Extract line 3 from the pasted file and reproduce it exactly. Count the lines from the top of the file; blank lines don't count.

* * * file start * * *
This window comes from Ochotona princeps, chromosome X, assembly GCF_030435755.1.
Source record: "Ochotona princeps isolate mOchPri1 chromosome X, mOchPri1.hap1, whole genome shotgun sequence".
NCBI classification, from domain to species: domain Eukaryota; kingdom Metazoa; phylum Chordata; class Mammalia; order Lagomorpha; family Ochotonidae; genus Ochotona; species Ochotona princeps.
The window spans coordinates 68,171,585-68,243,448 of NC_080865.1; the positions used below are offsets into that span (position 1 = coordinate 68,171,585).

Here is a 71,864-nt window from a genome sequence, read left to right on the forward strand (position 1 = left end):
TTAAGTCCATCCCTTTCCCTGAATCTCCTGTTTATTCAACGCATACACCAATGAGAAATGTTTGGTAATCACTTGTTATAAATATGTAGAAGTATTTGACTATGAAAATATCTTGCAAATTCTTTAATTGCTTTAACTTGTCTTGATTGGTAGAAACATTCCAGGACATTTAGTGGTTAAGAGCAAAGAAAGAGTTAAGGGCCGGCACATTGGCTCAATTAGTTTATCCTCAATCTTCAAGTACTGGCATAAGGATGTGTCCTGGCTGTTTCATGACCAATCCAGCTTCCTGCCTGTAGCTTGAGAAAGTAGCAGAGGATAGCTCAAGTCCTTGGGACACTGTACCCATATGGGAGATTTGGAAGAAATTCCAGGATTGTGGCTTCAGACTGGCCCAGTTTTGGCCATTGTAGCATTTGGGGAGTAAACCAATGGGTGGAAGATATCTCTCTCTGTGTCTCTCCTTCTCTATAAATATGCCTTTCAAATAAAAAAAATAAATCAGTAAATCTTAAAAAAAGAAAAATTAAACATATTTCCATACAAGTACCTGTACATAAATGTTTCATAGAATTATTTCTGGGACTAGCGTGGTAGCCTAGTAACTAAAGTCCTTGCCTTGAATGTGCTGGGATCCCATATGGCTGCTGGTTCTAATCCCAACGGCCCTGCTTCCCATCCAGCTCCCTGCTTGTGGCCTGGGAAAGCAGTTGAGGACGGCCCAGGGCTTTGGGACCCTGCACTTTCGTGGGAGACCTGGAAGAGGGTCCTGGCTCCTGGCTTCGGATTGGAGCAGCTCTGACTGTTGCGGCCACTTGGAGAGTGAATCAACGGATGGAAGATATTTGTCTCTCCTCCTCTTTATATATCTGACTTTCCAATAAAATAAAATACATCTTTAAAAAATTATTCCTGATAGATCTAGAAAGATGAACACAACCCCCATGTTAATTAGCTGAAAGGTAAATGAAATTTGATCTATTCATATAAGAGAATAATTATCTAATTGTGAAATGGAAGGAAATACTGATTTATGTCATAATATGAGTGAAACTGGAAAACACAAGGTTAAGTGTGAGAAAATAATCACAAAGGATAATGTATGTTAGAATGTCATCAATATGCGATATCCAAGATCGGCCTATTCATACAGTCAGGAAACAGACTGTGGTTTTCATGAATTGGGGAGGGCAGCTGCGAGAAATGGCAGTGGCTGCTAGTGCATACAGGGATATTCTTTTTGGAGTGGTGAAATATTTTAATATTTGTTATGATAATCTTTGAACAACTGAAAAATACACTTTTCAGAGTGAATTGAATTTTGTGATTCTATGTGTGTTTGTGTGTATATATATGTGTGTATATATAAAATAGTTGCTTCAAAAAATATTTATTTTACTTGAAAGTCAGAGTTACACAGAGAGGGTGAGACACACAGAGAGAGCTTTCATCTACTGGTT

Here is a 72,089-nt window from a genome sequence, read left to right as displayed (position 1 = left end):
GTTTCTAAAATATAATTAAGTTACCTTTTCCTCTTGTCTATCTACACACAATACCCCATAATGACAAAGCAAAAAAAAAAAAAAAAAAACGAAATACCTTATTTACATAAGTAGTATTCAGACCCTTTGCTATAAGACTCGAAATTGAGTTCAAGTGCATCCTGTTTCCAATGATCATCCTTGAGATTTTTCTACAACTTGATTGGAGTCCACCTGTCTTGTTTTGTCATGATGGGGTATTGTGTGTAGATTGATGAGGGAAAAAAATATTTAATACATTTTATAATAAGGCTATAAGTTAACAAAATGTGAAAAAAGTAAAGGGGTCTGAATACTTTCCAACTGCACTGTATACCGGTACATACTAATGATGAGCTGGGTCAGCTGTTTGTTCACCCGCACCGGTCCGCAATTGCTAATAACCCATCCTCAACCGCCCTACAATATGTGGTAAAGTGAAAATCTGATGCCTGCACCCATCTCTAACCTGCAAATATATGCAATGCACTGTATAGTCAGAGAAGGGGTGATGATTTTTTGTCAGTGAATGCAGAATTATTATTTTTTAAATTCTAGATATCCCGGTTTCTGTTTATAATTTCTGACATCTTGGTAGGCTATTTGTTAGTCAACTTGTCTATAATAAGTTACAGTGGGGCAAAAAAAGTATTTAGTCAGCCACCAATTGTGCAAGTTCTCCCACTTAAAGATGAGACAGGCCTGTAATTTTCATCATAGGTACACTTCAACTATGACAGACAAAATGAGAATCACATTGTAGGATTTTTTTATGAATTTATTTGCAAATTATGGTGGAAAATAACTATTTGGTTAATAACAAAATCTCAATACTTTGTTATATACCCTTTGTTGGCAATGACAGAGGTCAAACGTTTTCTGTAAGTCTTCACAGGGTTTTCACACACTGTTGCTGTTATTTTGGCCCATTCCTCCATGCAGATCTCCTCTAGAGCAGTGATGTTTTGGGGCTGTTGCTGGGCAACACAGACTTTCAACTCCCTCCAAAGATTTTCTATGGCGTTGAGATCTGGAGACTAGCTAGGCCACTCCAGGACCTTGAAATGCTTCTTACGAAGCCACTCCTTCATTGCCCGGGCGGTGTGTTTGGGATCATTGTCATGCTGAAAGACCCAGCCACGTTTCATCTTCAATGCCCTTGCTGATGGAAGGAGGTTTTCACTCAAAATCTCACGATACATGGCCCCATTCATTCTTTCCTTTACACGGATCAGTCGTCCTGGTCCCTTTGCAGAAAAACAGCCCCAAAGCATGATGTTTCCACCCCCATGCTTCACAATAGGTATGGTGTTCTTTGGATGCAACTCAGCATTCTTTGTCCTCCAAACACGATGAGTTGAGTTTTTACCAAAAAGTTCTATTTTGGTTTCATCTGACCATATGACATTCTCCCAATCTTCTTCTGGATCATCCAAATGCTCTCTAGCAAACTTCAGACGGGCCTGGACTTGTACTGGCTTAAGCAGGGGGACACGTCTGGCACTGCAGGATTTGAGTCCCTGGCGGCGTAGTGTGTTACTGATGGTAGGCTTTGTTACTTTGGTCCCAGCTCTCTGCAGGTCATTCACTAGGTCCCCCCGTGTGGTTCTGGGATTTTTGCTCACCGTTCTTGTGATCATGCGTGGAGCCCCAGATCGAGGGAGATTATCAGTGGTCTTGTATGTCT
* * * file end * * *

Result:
NCBI classification, from domain to species: domain Eukaryota; kingdom Metazoa; phylum Chordata; class Mammalia; order Lagomorpha; family Ochotonidae; genus Ochotona; species Ochotona princeps.